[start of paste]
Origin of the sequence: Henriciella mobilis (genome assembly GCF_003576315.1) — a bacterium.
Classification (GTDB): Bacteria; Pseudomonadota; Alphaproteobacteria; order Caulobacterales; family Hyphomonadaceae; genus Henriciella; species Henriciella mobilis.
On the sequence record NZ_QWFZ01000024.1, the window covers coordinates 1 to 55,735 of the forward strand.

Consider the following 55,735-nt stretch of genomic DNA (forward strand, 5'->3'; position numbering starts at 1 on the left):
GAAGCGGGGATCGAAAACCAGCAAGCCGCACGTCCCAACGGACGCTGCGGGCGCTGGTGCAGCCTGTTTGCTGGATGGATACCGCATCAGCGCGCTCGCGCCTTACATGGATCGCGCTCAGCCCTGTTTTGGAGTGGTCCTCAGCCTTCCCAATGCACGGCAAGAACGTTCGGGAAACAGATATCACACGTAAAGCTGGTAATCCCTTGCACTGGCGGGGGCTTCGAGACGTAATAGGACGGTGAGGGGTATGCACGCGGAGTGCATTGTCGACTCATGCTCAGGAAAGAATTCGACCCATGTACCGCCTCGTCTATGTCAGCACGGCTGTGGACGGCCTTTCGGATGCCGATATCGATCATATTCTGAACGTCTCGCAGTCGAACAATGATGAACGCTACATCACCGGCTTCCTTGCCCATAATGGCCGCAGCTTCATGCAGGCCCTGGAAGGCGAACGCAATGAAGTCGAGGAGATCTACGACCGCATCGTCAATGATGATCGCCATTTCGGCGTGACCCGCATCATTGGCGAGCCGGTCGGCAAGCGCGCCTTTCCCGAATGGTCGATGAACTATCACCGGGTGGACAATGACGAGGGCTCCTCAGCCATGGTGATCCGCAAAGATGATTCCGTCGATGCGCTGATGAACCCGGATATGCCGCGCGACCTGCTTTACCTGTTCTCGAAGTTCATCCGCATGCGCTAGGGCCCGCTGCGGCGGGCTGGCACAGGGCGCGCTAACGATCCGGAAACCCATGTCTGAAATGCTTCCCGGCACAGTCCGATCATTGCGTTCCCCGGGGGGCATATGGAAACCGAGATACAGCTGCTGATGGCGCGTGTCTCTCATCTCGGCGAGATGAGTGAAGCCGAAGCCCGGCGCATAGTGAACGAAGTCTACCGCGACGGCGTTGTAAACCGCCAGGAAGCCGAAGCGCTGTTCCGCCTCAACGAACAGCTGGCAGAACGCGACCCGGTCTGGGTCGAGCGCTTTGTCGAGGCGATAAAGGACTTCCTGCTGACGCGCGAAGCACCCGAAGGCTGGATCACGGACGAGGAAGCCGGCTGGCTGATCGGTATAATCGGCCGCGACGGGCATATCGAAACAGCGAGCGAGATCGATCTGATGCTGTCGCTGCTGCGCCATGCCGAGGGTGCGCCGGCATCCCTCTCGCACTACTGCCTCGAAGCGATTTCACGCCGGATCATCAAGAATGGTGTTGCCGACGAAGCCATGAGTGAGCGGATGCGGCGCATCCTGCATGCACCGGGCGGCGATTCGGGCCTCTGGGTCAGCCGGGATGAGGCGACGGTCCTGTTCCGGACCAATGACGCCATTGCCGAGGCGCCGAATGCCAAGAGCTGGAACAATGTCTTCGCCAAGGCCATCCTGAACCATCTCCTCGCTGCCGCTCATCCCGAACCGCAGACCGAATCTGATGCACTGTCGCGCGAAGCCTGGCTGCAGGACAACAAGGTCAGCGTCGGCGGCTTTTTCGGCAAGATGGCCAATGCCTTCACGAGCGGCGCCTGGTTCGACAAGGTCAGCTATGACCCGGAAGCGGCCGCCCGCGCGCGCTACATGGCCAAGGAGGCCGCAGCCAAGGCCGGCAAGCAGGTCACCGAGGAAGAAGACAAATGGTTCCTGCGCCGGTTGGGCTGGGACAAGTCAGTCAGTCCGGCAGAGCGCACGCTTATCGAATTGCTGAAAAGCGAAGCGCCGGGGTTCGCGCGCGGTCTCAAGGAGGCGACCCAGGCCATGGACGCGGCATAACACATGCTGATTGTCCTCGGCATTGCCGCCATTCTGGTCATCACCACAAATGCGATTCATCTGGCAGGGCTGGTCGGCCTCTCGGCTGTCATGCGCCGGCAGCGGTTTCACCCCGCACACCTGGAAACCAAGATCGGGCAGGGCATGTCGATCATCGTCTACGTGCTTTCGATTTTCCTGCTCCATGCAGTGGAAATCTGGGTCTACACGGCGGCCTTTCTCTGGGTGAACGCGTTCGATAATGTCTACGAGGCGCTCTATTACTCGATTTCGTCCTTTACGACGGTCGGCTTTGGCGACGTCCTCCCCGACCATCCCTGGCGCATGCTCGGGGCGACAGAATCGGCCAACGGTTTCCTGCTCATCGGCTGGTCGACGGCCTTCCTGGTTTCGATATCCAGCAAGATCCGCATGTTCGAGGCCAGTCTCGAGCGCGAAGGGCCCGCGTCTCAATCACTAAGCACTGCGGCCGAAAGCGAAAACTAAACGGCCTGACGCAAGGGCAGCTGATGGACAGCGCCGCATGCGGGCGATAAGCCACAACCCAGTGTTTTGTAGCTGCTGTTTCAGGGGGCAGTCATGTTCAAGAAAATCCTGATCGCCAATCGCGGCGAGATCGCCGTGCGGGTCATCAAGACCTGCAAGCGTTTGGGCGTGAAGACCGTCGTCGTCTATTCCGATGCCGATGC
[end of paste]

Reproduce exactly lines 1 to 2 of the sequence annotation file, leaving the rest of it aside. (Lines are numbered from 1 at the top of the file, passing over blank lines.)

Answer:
Origin of the sequence: Henriciella mobilis (genome assembly GCF_003576315.1) — a bacterium.
Classification (GTDB): Bacteria; Pseudomonadota; Alphaproteobacteria; order Caulobacterales; family Hyphomonadaceae; genus Henriciella; species Henriciella mobilis.